Obama says Sony hack was not 'an act of war22 december 2014, 12:08
North Korea's alleged hack of Sony Pictures was not an act of war, President Barack Obama said in an interview aired Sunday, as Pyongyang threatened reprisals if targeted with sanctions, AFP reports.
Obama promised an unspecified "proportionate" response, and said he would "review" whether to return North Korea to the US list of state sponsors of terrorism, after a six-year absence.
Republican critics have accused North Korea of waging "cyber warfare" by targeting Sony, urging the president to respond robustly to the crisis.
But Obama shot back: "I don't think it was an act of war. I think it was an act of cyber vandalism that was very costly, very expensive. We take it very seriously."
Speaking in a pre-taped interview on CNN's "State of the Union," Obama emphasized that any change to North Korea's status on the terror list could only happen after a careful evaluation of the facts.
"We've got very clear criteria as to what it means for a state to sponsor terrorism. And we don't make those judgments just based on the news of the day," Obama said.
"We look systematically at what's been done and based on those facts, we'll make those determinations in the future."
'New form of warfare'
Obama faced fresh calls from Republican critics on Sunday to target North Korea with stiff sanctions.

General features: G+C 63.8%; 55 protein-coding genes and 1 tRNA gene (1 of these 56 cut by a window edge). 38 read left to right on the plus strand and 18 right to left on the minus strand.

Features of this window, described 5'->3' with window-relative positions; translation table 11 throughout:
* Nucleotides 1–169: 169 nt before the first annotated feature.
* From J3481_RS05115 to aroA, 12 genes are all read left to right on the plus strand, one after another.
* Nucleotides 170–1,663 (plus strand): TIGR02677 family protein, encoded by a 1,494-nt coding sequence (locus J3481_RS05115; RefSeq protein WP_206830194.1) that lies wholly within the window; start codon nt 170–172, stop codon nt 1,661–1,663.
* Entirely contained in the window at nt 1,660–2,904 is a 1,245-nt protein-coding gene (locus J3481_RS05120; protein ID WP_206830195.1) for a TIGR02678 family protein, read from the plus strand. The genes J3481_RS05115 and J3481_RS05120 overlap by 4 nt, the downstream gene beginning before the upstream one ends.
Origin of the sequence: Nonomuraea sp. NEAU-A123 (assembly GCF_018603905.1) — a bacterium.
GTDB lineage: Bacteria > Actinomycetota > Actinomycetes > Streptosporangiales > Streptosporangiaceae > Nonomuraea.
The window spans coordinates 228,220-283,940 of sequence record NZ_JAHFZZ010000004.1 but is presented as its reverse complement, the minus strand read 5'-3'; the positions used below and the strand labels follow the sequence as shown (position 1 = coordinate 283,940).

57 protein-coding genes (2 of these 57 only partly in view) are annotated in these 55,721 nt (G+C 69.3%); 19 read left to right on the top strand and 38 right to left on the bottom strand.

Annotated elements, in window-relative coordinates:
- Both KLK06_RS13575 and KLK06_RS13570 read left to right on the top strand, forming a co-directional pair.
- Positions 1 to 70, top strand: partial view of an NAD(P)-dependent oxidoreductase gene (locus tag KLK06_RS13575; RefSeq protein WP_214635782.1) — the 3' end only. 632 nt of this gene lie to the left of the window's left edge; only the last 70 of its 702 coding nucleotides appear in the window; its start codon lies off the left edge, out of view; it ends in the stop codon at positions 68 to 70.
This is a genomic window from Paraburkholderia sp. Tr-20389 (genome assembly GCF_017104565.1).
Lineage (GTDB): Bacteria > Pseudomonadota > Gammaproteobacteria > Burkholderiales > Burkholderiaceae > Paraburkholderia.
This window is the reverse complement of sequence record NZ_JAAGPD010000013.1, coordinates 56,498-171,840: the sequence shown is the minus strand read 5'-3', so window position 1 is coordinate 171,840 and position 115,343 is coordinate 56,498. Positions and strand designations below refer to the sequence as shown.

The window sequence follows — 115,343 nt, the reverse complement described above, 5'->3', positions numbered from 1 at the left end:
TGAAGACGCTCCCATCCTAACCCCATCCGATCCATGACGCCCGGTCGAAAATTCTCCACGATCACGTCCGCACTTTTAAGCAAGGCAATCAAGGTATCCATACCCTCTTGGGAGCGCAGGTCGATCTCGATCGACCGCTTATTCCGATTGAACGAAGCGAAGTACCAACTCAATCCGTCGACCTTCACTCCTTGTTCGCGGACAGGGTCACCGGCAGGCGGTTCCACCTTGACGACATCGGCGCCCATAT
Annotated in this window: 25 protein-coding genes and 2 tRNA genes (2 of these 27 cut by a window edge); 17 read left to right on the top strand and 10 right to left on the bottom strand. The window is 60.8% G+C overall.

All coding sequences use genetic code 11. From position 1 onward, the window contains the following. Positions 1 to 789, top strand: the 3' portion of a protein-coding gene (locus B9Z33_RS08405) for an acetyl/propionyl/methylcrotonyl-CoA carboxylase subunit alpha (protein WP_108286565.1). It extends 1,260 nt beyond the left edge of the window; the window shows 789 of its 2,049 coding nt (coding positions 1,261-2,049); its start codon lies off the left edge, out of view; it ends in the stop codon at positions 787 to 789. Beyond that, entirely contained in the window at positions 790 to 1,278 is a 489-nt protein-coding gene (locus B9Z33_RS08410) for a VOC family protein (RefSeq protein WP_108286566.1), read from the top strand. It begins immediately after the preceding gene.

"It's more than vandalism, it's a new form of warfare that we're involved in and we need to react and react vigorously, including reimposing sanctions," said Senator John McCain, the incoming chairman of the Senate Armed Services Committee.
Washington accuses Pyongyang of being behind the hack that led to the release of embarrassing company emails and caused Sony executives to halt the debut of the madcap comedy action film "The Interview."
The film about a fictional CIA plot to kill the country's leader infuriated North Korea, although Pyongyang has repeatedly denied it was behind the cyber-assault on Sony.
North Korea has called for a joint probe into the investigation with the United States into the hacking -- an offer swiftly rebuffed by security officials in Washington.
The hermit state threatened to hit back at the White House and other US targets if it was sanctioned over the alleged hacking.
The North's National Defense Commission, in a statement on the official news agency, said its army and people "are fully ready to stand in confrontation with the US in all war spaces including cyber warfare space to blow up those citadels."
"Our toughest counteraction will be boldly taken against the White House, the Pentagon and the whole US mainland, the cesspool of terrorism, by far surpassing the 'symmetric counteraction' declared by Obama," it said.
The North, which has in the past made statements threatening the US mainland, accused the Obama administration of being "deeply involved" in the making of the "The Interview" at the center of the Sony hacking.
It again praised the "righteous action" by the hacking group, which has styled itself Guardians of Peace, but said it was unaware where they were based.
The FBI has cited "significant overlap" between the attack and other "malicious cyber-activity" with direct links to Pyongyang, including an attack on South Korean banks blamed on the North.
The North said it has never attempted or made a cyberattack on South Korea.
"It is common sense that the method of cyber warfare is almost similar worldwide," it added.